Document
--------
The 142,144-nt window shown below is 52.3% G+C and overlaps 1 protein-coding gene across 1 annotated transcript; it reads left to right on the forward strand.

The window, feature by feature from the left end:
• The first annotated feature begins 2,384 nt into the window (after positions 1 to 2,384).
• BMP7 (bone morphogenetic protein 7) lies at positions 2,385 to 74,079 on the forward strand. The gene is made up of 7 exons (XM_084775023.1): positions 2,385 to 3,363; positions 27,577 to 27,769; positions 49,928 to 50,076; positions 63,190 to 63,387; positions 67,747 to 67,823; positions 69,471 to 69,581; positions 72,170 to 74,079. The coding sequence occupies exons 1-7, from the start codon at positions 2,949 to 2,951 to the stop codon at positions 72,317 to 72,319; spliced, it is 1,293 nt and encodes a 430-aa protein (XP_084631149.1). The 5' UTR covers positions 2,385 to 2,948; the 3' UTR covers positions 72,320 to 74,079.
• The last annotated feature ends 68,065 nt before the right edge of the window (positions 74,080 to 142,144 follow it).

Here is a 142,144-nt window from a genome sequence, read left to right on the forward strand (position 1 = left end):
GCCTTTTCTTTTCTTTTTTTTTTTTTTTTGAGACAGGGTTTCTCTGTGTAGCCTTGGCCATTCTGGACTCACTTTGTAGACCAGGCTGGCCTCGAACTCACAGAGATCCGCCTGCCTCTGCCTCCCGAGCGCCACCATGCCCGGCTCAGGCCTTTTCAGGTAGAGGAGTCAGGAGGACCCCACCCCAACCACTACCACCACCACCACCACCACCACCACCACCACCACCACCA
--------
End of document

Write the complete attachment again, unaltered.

The 142,144-nt window shown below is 52.3% G+C and overlaps 1 protein-coding gene across 1 annotated transcript; it reads left to right on the forward strand.

The window, feature by feature from the left end:
• The first annotated feature begins 2,384 nt into the window (after positions 1 to 2,384).
• BMP7 (bone morphogenetic protein 7) lies at positions 2,385 to 74,079 on the forward strand. The gene is made up of 7 exons (XM_084775023.1): positions 2,385 to 3,363; positions 27,577 to 27,769; positions 49,928 to 50,076; positions 63,190 to 63,387; positions 67,747 to 67,823; positions 69,471 to 69,581; positions 72,170 to 74,079. The coding sequence occupies exons 1-7, from the start codon at positions 2,949 to 2,951 to the stop codon at positions 72,317 to 72,319; spliced, it is 1,293 nt and encodes a 430-aa protein (XP_084631149.1). The 5' UTR covers positions 2,385 to 2,948; the 3' UTR covers positions 72,320 to 74,079.
• The last annotated feature ends 68,065 nt before the right edge of the window (positions 74,080 to 142,144 follow it).

Here is a 142,144-nt window from a genome sequence, read left to right on the forward strand (position 1 = left end):
GCCTTTTCTTTTCTTTTTTTTTTTTTTTTGAGACAGGGTTTCTCTGTGTAGCCTTGGCCATTCTGGACTCACTTTGTAGACCAGGCTGGCCTCGAACTCACAGAGATCCGCCTGCCTCTGCCTCCCGAGCGCCACCATGCCCGGCTCAGGCCTTTTCAGGTAGAGGAGTCAGGAGGACCCCACCCCAACCACTACCACCACCACCACCACCACCACCACCACCACCACCACCA